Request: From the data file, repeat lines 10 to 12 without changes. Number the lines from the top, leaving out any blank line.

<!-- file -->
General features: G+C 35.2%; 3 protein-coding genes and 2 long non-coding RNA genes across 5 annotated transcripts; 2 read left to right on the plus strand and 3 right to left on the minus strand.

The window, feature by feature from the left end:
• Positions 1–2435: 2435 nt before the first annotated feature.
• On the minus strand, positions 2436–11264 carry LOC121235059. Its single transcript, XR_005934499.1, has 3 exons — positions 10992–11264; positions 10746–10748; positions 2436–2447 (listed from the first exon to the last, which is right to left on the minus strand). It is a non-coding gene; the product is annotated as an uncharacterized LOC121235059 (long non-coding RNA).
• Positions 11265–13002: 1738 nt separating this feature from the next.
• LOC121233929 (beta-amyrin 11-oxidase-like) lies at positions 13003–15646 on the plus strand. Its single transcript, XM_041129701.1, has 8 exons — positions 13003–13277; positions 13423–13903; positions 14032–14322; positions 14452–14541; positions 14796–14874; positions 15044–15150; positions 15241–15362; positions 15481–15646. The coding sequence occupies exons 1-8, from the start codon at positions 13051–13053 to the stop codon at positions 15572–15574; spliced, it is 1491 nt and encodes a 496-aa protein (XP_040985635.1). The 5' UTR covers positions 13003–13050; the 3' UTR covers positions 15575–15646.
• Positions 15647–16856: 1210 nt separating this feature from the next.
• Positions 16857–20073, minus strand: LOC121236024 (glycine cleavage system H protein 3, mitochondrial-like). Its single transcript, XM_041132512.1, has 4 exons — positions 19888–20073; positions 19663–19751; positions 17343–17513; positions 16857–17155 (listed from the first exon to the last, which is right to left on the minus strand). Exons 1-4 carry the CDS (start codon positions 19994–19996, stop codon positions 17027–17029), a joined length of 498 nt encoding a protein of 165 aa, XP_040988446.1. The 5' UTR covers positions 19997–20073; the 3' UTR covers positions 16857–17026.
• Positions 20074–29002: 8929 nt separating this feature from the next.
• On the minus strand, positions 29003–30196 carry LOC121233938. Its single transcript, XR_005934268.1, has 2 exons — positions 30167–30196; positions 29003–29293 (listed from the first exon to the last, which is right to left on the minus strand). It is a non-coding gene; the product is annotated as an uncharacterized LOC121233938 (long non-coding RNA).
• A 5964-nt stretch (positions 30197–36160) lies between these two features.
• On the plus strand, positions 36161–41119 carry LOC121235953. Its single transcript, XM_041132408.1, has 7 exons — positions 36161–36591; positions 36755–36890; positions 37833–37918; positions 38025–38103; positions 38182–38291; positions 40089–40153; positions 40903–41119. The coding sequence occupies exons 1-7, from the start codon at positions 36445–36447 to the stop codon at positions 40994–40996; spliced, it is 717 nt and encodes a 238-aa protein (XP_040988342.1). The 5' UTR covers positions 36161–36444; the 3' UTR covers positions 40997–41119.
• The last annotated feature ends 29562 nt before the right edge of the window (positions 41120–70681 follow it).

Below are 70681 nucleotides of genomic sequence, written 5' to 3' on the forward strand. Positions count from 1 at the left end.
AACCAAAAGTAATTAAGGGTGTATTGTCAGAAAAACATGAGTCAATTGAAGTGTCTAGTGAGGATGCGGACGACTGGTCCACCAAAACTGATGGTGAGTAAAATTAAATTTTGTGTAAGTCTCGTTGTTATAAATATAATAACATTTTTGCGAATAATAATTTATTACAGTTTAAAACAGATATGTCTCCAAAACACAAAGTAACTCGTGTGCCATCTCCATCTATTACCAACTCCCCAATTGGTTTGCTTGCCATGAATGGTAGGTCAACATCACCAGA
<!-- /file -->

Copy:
• On the minus strand, positions 29003–30196 carry LOC121233938. Its single transcript, XR_005934268.1, has 2 exons — positions 30167–30196; positions 29003–29293 (listed from the first exon to the last, which is right to left on the minus strand). It is a non-coding gene; the product is annotated as an uncharacterized LOC121233938 (long non-coding RNA).
• A 5964-nt stretch (positions 30197–36160) lies between these two features.
• On the plus strand, positions 36161–41119 carry LOC121235953. Its single transcript, XM_041132408.1, has 7 exons — positions 36161–36591; positions 36755–36890; positions 37833–37918; positions 38025–38103; positions 38182–38291; positions 40089–40153; positions 40903–41119. The coding sequence occupies exons 1-7, from the start codon at positions 36445–36447 to the stop codon at positions 40994–40996; spliced, it is 717 nt and encodes a 238-aa protein (XP_040988342.1). The 5' UTR covers positions 36161–36444; the 3' UTR covers positions 40997–41119.